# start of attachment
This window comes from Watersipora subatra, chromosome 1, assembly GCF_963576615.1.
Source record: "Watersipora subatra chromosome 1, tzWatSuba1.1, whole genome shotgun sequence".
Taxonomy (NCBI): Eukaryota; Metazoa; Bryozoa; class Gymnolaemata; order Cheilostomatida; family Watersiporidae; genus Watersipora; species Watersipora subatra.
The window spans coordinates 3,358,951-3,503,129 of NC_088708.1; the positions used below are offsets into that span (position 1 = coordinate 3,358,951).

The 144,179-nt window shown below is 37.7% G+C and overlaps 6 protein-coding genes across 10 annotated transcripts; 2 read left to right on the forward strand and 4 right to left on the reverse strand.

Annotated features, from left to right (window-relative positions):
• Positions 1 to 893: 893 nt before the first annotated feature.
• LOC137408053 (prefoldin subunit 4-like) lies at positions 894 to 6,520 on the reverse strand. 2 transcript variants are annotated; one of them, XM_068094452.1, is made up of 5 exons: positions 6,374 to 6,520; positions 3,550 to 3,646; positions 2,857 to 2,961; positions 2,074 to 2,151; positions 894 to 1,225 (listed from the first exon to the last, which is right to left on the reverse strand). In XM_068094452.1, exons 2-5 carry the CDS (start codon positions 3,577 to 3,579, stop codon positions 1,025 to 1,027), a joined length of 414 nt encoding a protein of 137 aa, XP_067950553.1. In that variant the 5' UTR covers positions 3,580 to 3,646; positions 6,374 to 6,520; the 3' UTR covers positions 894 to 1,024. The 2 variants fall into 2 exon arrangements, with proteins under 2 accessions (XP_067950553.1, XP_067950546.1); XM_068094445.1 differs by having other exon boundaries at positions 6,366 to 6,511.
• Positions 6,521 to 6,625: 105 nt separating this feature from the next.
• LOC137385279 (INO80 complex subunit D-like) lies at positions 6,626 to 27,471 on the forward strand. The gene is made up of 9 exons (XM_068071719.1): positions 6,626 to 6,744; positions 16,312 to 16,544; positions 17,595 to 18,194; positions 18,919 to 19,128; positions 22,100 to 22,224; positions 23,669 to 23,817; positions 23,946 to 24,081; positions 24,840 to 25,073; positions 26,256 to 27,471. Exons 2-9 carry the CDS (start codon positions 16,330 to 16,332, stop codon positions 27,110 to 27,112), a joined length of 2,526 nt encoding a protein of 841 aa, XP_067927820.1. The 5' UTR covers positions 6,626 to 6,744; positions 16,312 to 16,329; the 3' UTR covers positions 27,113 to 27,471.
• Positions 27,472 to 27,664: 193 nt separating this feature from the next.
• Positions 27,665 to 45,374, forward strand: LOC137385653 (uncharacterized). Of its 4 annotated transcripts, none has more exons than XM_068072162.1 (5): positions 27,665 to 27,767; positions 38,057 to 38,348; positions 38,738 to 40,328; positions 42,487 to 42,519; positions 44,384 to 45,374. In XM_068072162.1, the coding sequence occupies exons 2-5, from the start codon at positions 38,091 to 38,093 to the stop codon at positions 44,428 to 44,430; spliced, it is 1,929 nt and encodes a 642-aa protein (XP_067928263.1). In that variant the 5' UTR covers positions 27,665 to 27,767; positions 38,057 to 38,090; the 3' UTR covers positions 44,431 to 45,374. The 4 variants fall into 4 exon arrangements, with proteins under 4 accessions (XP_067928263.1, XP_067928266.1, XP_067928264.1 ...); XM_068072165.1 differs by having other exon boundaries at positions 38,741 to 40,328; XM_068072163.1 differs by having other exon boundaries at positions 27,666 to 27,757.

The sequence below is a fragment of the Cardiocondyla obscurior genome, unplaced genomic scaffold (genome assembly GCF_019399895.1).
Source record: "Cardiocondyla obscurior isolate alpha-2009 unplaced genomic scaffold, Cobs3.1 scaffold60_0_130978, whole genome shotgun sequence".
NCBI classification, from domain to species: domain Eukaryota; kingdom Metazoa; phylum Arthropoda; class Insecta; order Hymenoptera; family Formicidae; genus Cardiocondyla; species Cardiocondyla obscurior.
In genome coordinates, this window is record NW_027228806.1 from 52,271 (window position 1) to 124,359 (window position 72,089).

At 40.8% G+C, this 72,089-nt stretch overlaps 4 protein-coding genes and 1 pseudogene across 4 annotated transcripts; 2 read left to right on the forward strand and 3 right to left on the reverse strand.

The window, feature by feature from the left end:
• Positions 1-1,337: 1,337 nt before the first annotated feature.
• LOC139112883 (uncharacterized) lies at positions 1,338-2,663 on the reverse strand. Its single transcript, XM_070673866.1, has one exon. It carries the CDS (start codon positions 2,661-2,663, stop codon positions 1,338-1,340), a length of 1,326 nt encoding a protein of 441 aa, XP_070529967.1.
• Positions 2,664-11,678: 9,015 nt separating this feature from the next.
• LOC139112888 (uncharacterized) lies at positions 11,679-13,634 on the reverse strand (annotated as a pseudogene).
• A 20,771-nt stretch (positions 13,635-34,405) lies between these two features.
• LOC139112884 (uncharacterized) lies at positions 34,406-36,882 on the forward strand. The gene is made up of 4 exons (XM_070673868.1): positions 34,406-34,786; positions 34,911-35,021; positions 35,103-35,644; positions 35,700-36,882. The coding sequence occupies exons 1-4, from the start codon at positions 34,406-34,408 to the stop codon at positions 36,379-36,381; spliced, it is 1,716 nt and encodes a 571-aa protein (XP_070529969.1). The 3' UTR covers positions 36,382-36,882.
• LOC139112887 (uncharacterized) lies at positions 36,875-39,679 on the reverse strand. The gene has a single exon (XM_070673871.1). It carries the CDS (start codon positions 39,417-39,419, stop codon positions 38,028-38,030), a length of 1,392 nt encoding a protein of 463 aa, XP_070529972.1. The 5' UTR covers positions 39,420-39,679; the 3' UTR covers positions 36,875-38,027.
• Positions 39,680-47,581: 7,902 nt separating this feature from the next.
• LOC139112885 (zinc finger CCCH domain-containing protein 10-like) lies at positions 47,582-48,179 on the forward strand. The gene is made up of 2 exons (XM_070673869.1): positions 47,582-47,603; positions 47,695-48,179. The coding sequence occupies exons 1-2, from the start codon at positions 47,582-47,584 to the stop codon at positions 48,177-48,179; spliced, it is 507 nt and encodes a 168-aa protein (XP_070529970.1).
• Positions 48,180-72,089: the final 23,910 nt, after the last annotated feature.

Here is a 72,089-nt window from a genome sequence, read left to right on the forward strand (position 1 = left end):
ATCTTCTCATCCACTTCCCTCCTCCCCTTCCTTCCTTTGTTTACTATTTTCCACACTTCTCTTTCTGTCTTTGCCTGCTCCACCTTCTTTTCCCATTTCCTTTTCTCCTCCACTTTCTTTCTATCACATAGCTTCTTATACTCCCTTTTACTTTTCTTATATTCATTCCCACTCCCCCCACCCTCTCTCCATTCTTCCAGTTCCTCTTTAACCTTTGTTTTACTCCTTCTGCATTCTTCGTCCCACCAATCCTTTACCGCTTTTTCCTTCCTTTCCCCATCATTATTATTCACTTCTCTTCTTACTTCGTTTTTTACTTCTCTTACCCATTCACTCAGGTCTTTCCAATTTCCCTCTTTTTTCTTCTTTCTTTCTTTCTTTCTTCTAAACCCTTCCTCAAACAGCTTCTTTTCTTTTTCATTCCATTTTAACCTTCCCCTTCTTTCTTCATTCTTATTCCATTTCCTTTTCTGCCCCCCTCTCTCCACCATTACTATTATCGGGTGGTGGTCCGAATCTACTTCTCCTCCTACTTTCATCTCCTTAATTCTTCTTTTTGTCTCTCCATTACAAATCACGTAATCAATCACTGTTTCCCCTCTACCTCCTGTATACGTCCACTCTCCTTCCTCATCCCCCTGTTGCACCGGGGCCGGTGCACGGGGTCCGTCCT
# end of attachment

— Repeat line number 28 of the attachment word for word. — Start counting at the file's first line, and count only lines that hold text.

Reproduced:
• Positions 48,180-72,089: the final 23,910 nt, after the last annotated feature.